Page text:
Do you love to create characters for your illustrations and patterns? I do! So let’s talk about how you can level up your game to create charming figures and enhance your portfolio while having fun.
I’ll share my approach to character-driven patterns and illustrations and why this can help you create a better, more well-rounded portfolio.
Why should you even create more dynamic character artwork?
First, it’s because it helps you to come up with new ideas. If you ever get stuck on what to draw next you can use any of the ideas below. Also, if you pick out a single character, like a cat, you can create a different pattern for each of my eight suggestions and you’ll end up with a bunch of new artwork for your portfolio.
Related Article: The Pros & Cons of Procreate
as a Children’s Illustrator
You can also create artwork with a unique twist for heavily used topics, may it be Christmas, Halloween, florals, or food. This will help you stand out from the crowd and your chance of getting a licensing deal might increase. Or you might attract a possible client who wants to work with you on a commissioned piece for their company because your themes resonate with their company’s values.
Creating dynamic characters also creates more engagement than static ones.
If all of your characters look the same, a short moment will be enough to get the gist of your pattern. But if every motif is even slightly different, people will look at your artwork for a longer period of time. This will help you with the memorability of your designs and brand.
And last but not least, it shows your personality through your design choices. If you incorporate a lot of humor into your work, possible clients might be enticed to work with you, because you seem approachable and fun to be around.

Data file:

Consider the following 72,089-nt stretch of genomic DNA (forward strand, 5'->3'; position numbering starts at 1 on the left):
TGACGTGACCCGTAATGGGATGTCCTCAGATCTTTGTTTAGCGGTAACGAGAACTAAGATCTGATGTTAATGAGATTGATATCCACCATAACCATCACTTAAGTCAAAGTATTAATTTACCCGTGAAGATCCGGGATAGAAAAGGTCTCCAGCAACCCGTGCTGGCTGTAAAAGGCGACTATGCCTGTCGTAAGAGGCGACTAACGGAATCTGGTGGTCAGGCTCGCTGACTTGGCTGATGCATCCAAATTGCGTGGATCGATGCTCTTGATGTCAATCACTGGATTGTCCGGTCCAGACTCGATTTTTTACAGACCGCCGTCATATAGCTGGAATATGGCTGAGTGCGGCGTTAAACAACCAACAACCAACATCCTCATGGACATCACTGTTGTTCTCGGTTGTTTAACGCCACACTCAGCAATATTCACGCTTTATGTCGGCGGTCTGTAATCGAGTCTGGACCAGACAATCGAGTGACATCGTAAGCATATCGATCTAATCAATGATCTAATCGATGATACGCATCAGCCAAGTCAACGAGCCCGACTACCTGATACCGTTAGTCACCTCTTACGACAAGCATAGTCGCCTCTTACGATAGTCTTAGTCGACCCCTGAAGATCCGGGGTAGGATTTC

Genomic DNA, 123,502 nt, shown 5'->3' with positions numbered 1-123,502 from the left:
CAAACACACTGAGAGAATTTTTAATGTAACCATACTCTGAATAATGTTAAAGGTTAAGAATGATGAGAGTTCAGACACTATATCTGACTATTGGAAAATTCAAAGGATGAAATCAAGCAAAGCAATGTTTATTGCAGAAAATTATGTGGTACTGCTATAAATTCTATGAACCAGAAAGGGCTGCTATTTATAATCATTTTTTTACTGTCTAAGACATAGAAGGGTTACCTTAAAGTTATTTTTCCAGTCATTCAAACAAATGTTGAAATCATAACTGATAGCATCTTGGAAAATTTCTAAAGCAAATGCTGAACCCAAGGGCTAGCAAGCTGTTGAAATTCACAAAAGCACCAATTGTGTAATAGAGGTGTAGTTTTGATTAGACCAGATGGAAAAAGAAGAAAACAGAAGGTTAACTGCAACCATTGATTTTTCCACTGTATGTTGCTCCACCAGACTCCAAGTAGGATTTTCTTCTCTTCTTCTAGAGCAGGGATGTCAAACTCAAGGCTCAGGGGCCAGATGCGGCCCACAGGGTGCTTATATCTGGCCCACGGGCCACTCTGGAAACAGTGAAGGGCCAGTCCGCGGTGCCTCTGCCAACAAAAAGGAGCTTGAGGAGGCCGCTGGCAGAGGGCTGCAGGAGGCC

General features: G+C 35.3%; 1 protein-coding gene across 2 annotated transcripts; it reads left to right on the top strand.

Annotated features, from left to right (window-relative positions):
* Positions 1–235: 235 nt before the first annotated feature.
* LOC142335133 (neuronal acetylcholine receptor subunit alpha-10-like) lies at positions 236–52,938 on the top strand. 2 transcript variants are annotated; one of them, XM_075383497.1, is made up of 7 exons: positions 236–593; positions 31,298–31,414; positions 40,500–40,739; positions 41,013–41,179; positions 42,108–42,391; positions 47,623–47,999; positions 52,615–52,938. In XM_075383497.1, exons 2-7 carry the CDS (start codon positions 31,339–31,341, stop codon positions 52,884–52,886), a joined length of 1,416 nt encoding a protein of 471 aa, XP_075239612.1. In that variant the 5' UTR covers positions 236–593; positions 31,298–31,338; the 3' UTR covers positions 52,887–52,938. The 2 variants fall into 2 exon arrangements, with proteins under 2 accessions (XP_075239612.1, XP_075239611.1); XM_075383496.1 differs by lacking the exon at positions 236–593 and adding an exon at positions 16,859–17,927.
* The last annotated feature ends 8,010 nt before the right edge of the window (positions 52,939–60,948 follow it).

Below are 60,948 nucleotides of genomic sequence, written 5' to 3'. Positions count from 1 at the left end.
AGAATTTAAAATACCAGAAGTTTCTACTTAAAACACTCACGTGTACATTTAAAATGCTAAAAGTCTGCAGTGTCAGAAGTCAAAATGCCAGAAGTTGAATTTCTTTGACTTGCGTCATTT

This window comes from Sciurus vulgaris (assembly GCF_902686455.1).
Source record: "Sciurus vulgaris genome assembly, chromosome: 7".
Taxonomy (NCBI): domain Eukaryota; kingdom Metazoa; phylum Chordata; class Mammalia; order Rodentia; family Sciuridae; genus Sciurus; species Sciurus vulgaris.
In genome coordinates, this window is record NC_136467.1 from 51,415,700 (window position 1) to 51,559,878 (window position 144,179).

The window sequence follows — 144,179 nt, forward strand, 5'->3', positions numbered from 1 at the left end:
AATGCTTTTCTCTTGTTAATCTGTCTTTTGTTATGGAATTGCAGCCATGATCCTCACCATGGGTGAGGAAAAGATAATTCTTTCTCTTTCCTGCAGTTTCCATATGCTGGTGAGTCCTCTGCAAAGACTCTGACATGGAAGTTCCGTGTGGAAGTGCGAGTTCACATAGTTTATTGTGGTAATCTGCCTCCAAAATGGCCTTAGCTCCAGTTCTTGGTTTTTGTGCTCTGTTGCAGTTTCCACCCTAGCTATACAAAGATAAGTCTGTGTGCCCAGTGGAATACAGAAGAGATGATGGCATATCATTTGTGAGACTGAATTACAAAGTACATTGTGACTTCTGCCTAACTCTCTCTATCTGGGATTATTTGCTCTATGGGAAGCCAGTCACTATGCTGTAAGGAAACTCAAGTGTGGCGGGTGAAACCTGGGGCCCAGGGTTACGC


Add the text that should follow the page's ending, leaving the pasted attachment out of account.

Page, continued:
To create more interest, I love to re-draw the same or similar characters in different poses doing all sorts of things or changing up the angle or emotion. One of these patterns takes much longer to create, but this helps me to avoid stiff and soulless artwork.
It also makes people linger on the design for longer periods of time. It’s a great technique if you design for the kids sector because children love to look for details and find all the differences and pick out their favorite characters. Changing out the expression is much faster than creating new poses. So if you are stuck on time, it’s still a lovely approach to creating a more diverse pattern.
Activities, Items, and Interactions
If you are ever stuck on changing up your character-based artwork, just pick an activity or item and imagine your characters interacting with it. They could be ice skating, riding in a hot air balloon, or doing their weekly shopping at the farmer’s market.
I also love to dress my characters up in sunglasses, suits, or other clothing items. You can create many mini-scenes this way, that are still connected by a common denominator and work well as a collection.
What could your characters do that you would laugh about? Or is there anything absurd they could do? People love to laugh. That’s why humor resonates with so many people. It also shows off your personality through your artwork and helps people to get to know you better.
While exhibiting at Surtex in 2023, many people commented on my ghost and snowmen artwork and it seemed like my humor resonated with attendees and exhibitors alike. They pointed out certain characters and what they were doing. For example — one of my snowmen removes his carrot nose and another one lifts off his head. And my ghosts all carry or hold items — without even having hands.